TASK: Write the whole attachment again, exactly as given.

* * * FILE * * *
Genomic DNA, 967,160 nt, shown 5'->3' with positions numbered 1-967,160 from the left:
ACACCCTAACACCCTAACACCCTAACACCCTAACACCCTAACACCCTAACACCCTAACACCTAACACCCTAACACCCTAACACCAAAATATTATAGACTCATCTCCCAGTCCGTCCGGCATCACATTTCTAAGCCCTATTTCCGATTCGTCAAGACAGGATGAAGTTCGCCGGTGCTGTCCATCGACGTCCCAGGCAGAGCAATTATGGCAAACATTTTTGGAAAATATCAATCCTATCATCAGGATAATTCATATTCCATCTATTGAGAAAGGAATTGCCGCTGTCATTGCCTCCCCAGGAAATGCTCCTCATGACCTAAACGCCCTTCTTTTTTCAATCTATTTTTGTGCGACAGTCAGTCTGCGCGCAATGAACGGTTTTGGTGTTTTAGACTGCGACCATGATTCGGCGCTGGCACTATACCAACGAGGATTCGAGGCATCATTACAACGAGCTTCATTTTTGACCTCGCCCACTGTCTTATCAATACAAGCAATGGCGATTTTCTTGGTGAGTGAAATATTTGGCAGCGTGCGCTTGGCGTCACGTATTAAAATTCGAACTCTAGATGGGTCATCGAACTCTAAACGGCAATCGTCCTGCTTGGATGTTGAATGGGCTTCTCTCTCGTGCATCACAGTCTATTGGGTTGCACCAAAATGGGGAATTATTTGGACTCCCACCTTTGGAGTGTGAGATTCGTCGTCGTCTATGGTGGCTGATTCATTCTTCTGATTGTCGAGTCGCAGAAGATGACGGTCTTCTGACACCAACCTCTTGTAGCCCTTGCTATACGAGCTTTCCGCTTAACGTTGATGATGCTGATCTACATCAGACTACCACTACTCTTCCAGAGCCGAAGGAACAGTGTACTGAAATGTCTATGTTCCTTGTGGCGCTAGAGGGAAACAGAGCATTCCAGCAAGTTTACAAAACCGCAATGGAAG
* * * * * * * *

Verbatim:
Genomic DNA, 967,160 nt, shown 5'->3' with positions numbered 1-967,160 from the left:
ACACCCTAACACCCTAACACCCTAACACCCTAACACCCTAACACCCTAACACCCTAACACCTAACACCCTAACACCCTAACACCAAAATATTATAGACTCATCTCCCAGTCCGTCCGGCATCACATTTCTAAGCCCTATTTCCGATTCGTCAAGACAGGATGAAGTTCGCCGGTGCTGTCCATCGACGTCCCAGGCAGAGCAATTATGGCAAACATTTTTGGAAAATATCAATCCTATCATCAGGATAATTCATATTCCATCTATTGAGAAAGGAATTGCCGCTGTCATTGCCTCCCCAGGAAATGCTCCTCATGACCTAAACGCCCTTCTTTTTTCAATCTATTTTTGTGCGACAGTCAGTCTGCGCGCAATGAACGGTTTTGGTGTTTTAGACTGCGACCATGATTCGGCGCTGGCACTATACCAACGAGGATTCGAGGCATCATTACAACGAGCTTCATTTTTGACCTCGCCCACTGTCTTATCAATACAAGCAATGGCGATTTTCTTGGTGAGTGAAATATTTGGCAGCGTGCGCTTGGCGTCACGTATTAAAATTCGAACTCTAGATGGGTCATCGAACTCTAAACGGCAATCGTCCTGCTTGGATGTTGAATGGGCTTCTCTCTCGTGCATCACAGTCTATTGGGTTGCACCAAAATGGGGAATTATTTGGACTCCCACCTTTGGAGTGTGAGATTCGTCGTCGTCTATGGTGGCTGATTCATTCTTCTGATTGTCGAGTCGCAGAAGATGACGGTCTTCTGACACCAACCTCTTGTAGCCCTTGCTATACGAGCTTTCCGCTTAACGTTGATGATGCTGATCTACATCAGACTACCACTACTCTTCCAGAGCCGAAGGAACAGTGTACTGAAATGTCTATGTTCCTTGTGGCGCTAGAGGGAAACAGAGCATTCCAGCAAGTTTACAAAACCGCAATGGAAG